Business analytics describes a variety of technologies and solutions, including business intelligence (BI), enterprise performance management, and analytic applications. Oracle Magazine Editor in Chief Tom Haunert sat down with Paul Rodwick, vice president of product management at Oracle, to discuss business analytics innovation, the impact of in-memory technology, the challenge of and move to cloud integration, and more.
Oracle Magazine: What is the origin of business analytics, and how is it defined today?
Rodwick: Business analytics has a long history, starting back with decision support and reporting and data warehousing and business intelligence—things companies have been working on for, in some cases, 20 years or more. But really at its core, business analytics has expanded to include using information in an intelligent way to optimize processes, to simplify operations, and to innovate. In short, business analytics is really the key to innovation and getting ahead of the competition.
Oracle Magazine: What are the core Oracle Business Analytics products and solutions?
Rodwick: Business analytics is embedded throughout almost everything Oracle does because it’s important to everything that Oracle customers do. At the technology layer, some of the core products are Oracle Business Intelligence foundation and of course the analytics capabilities in the Oracle Database products—including Oracle Database for data warehousing and advanced analytics running in the database.
There is also a series of more than 80 prebuilt analytic applications on top of these technologies, as well as the Oracle Hyperion enterprise performance management applications. A new entrant in Oracle Business Analytics that’s quite exciting is the Oracle Endeca Information Discovery applications, which enable self-service analysis of unstructured data. Finally, Oracle engineered systems are a very important part of the business analytics equation. They include Oracle Exadata, Oracle Exalytics In-Memory Machine, and Oracle Big Data Appliance.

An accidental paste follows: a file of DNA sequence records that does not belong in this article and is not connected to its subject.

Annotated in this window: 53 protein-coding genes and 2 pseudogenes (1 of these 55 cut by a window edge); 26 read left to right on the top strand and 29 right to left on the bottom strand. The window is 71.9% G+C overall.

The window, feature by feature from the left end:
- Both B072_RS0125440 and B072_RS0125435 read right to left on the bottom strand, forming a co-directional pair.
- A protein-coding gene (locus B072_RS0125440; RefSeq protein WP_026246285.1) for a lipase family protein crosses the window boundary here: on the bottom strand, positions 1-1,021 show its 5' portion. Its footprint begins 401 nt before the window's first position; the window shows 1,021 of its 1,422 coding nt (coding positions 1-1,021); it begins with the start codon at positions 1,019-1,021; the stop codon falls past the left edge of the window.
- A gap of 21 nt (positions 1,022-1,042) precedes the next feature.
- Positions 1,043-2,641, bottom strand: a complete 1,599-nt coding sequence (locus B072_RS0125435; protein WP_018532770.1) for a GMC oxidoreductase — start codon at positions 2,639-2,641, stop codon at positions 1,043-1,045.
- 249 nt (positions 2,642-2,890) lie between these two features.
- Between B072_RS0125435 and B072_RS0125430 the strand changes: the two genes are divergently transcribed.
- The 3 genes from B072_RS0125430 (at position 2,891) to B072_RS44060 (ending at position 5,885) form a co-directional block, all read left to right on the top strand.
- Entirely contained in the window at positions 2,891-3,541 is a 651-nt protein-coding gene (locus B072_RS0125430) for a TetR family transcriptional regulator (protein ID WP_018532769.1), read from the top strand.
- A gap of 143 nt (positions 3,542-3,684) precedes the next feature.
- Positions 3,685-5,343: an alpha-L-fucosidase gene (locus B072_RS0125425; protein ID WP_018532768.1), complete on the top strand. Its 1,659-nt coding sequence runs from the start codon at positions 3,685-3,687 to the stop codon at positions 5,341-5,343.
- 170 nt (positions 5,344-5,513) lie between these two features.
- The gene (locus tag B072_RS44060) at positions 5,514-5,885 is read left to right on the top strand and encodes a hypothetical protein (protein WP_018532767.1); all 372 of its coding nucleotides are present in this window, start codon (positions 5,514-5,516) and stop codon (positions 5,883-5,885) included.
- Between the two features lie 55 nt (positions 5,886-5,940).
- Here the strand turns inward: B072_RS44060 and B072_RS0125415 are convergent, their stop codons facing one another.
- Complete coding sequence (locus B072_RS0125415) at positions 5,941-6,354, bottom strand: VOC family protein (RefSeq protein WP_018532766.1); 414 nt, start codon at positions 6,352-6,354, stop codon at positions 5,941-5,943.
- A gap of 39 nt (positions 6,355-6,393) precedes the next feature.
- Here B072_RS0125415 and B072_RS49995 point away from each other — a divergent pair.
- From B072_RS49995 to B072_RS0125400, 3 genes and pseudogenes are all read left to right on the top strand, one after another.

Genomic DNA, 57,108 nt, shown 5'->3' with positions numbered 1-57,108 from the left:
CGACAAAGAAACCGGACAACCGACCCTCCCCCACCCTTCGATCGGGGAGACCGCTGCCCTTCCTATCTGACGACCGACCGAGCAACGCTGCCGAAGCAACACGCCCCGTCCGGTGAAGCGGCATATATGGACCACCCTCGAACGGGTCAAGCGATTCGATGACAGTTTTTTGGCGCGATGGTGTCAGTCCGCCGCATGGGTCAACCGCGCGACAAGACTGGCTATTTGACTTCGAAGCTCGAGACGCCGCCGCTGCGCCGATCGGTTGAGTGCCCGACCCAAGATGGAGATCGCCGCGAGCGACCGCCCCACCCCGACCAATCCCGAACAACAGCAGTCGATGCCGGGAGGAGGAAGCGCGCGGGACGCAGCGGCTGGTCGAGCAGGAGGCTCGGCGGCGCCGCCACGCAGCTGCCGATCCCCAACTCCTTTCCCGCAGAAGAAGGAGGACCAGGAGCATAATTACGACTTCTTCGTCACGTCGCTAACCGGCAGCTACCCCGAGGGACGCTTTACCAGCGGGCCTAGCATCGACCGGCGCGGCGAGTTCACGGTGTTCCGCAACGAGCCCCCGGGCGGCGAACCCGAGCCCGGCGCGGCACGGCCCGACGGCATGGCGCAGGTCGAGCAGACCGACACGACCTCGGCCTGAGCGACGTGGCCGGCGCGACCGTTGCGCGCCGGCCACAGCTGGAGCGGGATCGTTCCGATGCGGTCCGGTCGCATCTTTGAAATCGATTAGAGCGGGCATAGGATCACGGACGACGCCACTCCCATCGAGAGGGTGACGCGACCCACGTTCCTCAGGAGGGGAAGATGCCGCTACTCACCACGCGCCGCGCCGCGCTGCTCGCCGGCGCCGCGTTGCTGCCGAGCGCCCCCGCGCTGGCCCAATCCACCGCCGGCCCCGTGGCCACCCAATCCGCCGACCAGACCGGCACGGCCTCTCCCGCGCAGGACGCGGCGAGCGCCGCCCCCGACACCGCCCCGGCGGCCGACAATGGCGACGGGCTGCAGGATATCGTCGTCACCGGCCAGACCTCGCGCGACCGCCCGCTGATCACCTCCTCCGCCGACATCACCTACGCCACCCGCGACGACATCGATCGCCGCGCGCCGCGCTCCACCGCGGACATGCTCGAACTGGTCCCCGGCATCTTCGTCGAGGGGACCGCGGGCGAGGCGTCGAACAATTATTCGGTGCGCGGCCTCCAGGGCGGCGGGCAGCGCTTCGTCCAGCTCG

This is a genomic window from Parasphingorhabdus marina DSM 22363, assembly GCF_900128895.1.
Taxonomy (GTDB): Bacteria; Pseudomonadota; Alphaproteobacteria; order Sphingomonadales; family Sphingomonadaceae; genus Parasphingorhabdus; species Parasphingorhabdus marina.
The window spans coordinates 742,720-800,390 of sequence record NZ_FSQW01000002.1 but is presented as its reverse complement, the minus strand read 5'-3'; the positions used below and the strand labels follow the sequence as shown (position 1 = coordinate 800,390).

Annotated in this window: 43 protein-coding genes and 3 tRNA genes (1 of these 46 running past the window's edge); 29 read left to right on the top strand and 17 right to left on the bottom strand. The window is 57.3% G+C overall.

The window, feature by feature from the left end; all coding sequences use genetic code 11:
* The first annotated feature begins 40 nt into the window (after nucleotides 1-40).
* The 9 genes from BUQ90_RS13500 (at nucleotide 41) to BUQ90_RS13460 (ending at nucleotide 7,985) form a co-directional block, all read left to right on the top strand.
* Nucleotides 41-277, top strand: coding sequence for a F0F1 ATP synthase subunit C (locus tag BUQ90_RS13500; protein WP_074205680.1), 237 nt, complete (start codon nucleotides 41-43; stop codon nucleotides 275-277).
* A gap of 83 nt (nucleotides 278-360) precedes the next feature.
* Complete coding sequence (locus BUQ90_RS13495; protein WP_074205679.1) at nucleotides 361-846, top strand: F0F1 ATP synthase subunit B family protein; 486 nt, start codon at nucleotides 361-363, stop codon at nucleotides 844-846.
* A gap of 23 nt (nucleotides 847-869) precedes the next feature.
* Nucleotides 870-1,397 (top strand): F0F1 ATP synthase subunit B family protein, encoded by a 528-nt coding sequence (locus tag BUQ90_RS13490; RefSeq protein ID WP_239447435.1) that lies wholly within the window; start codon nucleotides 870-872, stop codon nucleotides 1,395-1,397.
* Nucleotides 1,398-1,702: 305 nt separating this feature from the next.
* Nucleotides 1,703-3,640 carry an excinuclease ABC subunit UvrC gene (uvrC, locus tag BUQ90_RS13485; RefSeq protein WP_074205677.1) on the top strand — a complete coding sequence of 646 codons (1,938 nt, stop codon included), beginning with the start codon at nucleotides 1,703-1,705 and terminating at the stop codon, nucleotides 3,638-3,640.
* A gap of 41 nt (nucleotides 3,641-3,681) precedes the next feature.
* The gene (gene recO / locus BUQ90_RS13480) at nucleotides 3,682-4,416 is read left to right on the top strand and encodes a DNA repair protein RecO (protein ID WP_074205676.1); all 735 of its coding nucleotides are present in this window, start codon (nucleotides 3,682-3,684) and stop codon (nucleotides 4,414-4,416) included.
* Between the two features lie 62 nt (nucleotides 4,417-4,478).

Oracle Magazine: What are the latest Oracle Business Analytics releases?
Rodwick: Back in February 2013—following the acquisition of Endeca—Oracle introduced the first major function release of Oracle Endeca Information Discovery applications, Release 3.0. This release delivered greater levels of self-service and also internationalized the product for use across the globe.
That was immediately followed by a major Oracle Business Intelligence Enterprise Edition release, 126.96.36.199, which delivered 200 new features including new visualizations, easier self-service by business users, and a lot of other great capabilities such as connectors into Apache Hadoop for accessing big data.
That was immediately followed by Release 188.8.131.52 of Oracle Hyperion enterprise performance management applications and their new application capabilities, and by Oracle Business Intelligence Applications 184.108.40.206.1, which was the biggest release in more than three years and introduced the use of embedded Oracle Data Integration technology, a lot of new application content, and some brand-new analytic applications.
And then everything was rolled up together and offered in a new version of Oracle Exalytics In-Memory Machine.
Oracle Magazine: Why are in-memory technology in general and Oracle Exalytics in particular important to business analytics?